Building your own diodes
During World War I, soldiers in the field made their own radios to listen to programs for entertainment and news. They had access to wire from broken down vehicles, and telephone receivers, but they did not have modern solid state diodes in little glass tubes.
However, it is surprising to find out just how many ordinary objects can act as a diode, letting current flow one way better than another.
This is where i got the idea.
This is how we made our diodes:
Take a small length of glass or plastic tubing–an inch of the case of a plastic pen works well. Close one end with wax, sealing a wire through the wax. Pour a little copper oxide into the tube: enough to cover the end of the wire. Fill the rest of the tube with copper filings or turnings. Poke a wire into the copper filings or turnings (but don’t let it go down to the oxide) and seal the end of the tube with wax.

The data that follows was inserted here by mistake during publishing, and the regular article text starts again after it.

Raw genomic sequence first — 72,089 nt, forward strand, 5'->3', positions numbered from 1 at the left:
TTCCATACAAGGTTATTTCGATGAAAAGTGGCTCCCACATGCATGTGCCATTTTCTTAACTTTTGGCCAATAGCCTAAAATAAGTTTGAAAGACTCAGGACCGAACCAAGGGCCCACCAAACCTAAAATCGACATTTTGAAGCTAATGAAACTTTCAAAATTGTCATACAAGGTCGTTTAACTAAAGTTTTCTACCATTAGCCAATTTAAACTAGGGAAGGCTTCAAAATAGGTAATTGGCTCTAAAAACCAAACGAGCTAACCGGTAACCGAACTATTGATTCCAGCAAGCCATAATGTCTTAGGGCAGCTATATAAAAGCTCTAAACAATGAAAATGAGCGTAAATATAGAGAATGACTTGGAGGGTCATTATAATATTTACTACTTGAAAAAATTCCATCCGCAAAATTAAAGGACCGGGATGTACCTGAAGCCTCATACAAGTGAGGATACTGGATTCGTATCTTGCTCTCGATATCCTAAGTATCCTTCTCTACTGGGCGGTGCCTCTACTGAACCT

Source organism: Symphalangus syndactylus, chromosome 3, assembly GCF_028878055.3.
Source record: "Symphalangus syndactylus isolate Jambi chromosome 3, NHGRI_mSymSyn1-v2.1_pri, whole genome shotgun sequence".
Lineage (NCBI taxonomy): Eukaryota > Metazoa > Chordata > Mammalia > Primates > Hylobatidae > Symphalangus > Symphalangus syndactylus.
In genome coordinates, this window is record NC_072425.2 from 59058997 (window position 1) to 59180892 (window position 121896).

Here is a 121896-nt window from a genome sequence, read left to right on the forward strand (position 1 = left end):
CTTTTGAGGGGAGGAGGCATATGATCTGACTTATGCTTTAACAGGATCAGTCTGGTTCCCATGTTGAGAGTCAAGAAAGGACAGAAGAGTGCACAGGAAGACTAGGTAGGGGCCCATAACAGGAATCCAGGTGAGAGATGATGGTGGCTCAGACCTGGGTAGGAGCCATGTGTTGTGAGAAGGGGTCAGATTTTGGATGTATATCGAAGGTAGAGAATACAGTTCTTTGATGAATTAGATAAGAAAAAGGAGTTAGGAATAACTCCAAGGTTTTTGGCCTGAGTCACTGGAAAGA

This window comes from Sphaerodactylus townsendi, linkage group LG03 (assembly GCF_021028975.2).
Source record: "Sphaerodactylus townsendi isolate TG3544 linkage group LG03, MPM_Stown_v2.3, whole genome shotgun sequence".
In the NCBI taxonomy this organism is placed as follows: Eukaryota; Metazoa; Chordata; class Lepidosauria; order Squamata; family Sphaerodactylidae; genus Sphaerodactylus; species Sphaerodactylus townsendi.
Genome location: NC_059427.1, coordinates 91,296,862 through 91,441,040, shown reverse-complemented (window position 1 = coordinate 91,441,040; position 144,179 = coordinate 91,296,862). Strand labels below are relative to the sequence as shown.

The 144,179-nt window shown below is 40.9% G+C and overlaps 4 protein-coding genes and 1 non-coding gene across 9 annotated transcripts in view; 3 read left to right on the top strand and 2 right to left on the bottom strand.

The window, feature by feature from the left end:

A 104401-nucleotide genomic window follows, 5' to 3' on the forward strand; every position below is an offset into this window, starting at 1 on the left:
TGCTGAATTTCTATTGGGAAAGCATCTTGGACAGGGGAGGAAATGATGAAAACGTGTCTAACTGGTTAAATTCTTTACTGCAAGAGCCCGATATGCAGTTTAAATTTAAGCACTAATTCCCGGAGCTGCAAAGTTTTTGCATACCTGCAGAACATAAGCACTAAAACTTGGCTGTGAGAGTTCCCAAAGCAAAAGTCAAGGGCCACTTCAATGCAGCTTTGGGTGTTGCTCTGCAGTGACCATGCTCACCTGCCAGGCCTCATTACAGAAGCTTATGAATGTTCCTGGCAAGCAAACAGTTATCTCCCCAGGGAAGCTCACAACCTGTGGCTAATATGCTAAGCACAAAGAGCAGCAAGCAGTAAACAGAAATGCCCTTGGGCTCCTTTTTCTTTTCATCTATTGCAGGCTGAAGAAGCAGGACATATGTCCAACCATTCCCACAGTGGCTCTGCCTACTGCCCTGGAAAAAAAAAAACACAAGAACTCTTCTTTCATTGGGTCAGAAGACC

Can’t find copper oxide?
Throw some copper wire into a fire. When it’s cool, scrape the oxide off the wire. Yes, there are two oxides of copper, a red oxide and a black oxide, and they both work well. We preferred the red, but I have no idea why.”
I originally planed to make this for the Crystal Radio / Fox Hole radio video I am working on. But while it technically works it is over complicated and not practical for the radio. But it sure was fun to make.